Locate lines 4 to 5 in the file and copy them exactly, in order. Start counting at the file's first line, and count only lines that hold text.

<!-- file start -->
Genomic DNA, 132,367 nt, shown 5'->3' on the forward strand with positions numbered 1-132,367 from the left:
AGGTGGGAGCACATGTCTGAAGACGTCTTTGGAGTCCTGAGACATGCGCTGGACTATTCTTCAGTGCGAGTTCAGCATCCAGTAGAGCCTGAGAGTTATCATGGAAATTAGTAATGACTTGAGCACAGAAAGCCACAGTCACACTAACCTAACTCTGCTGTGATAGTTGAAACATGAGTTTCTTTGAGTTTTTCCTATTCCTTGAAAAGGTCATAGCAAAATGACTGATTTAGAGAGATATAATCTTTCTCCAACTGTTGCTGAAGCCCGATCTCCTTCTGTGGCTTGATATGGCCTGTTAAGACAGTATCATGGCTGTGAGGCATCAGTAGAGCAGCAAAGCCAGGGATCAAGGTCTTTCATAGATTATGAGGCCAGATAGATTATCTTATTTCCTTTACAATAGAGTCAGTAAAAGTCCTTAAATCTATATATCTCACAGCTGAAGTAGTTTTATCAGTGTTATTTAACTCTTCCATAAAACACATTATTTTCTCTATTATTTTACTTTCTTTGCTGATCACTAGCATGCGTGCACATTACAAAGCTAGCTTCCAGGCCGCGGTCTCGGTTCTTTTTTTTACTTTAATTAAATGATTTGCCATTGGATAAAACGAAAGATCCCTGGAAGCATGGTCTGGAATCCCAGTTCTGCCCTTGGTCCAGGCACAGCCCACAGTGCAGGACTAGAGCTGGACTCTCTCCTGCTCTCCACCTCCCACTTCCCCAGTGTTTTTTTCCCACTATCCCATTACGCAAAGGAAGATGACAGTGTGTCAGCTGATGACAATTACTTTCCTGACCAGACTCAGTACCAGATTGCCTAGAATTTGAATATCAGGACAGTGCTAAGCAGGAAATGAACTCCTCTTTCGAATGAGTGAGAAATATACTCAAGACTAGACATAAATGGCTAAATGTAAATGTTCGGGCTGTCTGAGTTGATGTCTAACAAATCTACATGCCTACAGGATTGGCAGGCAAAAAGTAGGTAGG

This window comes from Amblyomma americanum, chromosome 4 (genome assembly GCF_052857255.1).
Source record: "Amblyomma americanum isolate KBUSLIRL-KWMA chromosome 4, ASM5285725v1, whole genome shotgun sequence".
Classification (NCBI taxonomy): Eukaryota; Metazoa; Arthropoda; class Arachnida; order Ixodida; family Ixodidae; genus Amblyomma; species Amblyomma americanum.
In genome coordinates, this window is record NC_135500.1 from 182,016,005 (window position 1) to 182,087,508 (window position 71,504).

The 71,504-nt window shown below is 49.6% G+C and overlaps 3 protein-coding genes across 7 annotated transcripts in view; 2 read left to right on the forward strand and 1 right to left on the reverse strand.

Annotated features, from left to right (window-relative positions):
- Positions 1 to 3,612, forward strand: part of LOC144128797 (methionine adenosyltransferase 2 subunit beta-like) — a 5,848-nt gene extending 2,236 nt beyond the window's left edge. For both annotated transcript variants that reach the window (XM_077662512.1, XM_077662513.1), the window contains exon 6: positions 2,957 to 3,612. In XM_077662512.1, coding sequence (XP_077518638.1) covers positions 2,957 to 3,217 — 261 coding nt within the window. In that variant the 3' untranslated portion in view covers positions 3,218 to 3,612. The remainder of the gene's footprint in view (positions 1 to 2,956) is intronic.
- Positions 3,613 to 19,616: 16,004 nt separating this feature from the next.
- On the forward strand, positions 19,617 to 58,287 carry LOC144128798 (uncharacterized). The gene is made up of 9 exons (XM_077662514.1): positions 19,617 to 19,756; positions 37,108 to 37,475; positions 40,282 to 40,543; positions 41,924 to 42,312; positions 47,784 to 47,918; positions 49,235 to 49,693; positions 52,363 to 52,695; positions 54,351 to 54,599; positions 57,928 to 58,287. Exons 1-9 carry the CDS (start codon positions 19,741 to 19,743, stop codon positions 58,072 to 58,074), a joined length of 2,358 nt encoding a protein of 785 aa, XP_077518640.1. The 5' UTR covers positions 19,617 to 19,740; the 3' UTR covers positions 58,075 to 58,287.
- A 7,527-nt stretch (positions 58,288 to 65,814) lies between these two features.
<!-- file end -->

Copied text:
Source record: "Amblyomma americanum isolate KBUSLIRL-KWMA chromosome 4, ASM5285725v1, whole genome shotgun sequence".
Classification (NCBI taxonomy): Eukaryota; Metazoa; Arthropoda; class Arachnida; order Ixodida; family Ixodidae; genus Amblyomma; species Amblyomma americanum.